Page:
Also, for better and worse, we have much smaller families now than we did in years past. As a result, i think we tend to invest more into them. My father was the oldest of 14 children. Growing up poor in the rural South, only 7 lived to adulthood. My grandparents, while they always grieved the loss, had a much more stoic attitude because they knew that life was often harsh.

Modern society has in many ways insulated us from the reality that crap happens sometimes. We tend to think that we can manage the risks.

I was in Quito, Equador last year and was amazed to see all of the children -- often very young -- roaming around freely in the city with no supervision. However, given the very real problems of disease and poverty and hunger, letting a child walk a few blocks to school by herself seems relatively safe.

Mariano RenterĂ­a said...

I'm 23 and don't have kids, but I do agree that today parents are more protective and I really don't undestand it that much... times have allways been bad...

My mom greatest teach was: independence

I move out from my parents house 1 year ago from now, and not because I don't like them or things like that but because I want to live my own life, I see them once a week or two weeks, and they where always supportive.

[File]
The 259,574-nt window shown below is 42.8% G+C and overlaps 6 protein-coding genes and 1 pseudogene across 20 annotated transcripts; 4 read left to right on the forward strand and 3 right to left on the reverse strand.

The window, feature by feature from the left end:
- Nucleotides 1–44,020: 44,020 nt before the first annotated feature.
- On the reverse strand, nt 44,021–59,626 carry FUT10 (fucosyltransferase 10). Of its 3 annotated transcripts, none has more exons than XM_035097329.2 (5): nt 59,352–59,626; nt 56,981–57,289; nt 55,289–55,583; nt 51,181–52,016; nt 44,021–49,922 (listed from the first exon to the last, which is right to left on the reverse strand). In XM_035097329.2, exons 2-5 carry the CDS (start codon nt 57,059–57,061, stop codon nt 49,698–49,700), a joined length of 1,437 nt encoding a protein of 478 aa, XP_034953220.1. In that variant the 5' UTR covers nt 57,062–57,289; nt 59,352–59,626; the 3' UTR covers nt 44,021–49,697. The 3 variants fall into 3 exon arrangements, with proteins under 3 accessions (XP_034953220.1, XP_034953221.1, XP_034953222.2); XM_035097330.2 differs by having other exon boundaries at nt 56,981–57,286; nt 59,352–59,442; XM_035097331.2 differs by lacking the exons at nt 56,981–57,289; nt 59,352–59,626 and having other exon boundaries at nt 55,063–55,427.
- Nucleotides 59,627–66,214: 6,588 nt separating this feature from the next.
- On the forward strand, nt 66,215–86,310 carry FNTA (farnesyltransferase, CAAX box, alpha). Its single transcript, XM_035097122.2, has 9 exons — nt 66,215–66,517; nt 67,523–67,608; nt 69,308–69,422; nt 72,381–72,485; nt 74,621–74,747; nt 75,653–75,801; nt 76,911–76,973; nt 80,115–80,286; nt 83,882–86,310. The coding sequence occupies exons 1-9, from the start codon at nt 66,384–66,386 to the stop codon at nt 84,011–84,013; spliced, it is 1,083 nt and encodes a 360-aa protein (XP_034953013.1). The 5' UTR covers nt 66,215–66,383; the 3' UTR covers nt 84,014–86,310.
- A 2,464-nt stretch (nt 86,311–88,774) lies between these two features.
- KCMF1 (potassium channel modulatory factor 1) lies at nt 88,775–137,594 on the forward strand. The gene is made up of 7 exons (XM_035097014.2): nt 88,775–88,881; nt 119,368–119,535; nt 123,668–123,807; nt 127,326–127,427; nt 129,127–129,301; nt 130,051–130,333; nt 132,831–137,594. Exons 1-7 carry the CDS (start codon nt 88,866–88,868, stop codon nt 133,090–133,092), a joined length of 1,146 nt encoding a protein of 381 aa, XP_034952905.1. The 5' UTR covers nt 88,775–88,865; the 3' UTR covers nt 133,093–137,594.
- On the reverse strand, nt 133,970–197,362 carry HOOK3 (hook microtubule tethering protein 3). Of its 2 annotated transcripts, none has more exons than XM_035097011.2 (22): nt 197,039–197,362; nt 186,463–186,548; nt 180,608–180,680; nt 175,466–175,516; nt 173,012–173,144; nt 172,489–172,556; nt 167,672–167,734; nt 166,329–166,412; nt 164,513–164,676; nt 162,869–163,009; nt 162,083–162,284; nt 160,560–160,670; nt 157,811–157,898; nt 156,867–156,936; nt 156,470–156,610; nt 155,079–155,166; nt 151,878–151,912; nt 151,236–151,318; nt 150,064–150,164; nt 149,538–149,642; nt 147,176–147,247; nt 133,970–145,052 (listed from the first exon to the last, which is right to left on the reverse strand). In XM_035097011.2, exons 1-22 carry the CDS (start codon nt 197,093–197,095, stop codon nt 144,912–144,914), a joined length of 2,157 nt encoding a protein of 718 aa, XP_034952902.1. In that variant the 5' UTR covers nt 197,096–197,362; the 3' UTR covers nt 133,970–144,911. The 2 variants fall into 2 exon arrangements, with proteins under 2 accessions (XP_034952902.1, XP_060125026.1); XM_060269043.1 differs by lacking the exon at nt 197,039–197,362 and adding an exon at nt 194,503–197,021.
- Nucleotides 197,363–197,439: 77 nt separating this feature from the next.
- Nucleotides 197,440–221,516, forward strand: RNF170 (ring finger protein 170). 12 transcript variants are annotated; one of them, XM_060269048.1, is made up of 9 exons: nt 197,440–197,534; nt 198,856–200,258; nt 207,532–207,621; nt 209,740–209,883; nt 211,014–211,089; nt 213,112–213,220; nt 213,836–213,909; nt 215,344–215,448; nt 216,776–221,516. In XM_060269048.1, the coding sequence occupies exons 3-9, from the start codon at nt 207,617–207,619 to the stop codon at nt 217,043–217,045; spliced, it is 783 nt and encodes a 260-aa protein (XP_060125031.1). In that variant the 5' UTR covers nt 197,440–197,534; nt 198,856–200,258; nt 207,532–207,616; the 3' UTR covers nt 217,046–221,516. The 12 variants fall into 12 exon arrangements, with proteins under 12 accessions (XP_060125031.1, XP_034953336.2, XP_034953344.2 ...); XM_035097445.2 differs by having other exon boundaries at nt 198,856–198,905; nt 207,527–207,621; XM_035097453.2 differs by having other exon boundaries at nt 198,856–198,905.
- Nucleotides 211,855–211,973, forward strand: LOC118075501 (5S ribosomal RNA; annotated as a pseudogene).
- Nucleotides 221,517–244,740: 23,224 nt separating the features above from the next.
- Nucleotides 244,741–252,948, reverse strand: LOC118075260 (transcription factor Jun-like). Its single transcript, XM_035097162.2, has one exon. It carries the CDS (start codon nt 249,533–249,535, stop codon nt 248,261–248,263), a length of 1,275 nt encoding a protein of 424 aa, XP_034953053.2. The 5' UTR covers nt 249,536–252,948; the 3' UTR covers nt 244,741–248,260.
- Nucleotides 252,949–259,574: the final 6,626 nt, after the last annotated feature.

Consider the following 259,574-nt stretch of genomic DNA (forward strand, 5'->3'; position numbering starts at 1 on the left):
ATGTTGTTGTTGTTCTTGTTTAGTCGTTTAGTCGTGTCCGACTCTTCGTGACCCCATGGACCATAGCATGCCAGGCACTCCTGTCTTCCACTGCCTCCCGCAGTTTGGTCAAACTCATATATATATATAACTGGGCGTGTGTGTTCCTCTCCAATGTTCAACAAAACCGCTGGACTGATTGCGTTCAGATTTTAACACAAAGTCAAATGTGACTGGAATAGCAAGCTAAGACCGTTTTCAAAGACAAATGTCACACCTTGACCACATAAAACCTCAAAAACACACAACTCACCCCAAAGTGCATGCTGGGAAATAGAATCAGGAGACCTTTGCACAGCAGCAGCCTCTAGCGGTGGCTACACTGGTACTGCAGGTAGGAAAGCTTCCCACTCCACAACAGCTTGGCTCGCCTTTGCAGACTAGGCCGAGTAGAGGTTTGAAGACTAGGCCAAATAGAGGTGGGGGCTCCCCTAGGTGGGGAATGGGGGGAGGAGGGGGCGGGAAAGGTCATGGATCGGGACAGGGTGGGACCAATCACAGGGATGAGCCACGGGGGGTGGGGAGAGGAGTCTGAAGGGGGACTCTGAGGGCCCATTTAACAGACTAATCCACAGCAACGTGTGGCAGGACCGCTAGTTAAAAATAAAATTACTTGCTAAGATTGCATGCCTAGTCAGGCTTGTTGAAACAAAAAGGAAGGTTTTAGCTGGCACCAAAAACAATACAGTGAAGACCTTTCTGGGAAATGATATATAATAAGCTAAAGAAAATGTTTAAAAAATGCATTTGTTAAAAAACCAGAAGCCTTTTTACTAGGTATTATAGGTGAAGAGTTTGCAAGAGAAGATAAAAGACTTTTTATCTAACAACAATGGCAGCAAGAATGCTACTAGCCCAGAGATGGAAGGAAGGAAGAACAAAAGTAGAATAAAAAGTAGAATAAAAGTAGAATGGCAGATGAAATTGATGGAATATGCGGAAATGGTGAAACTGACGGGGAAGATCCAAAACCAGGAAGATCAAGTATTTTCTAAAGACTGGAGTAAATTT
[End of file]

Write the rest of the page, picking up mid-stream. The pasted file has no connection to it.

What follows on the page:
I guess all began when my mom do left me alone knowing that I will be fine, I even my own breakfast at the age of 5 all by myself just because my mom went to the supermarket and wouldn't come back in a few hours, I never fear the lonelyness.

I guess that is what I most like from my parents, my independence and the confidence that allways set on me, I hope I can do that to with my kinds when I have them

CoCargoRider said...

ok, I am sure I am opening a can of worms here, but hey what the heck.

I have 2 boys 7 and 9, who sometimes will come home after school for 30-45 minutes while I ride home from work when my Wife gets a short notice sub job. We have decided that they are mature enough to handle an hour alone after school, but my nosy neighbor seems to feel otherwise and have threatened our boys that she will call the police the next time it happens. Now the funny think it that she has not told us this, just our boys. I think our society is too controlling with our kids with all the going to college, etc. With all that is coming down in the near future, we will need to learn to lighten up.

LatigoLiz said...

Jennifer said...
Latigo Liz' husband and my husb. should get together.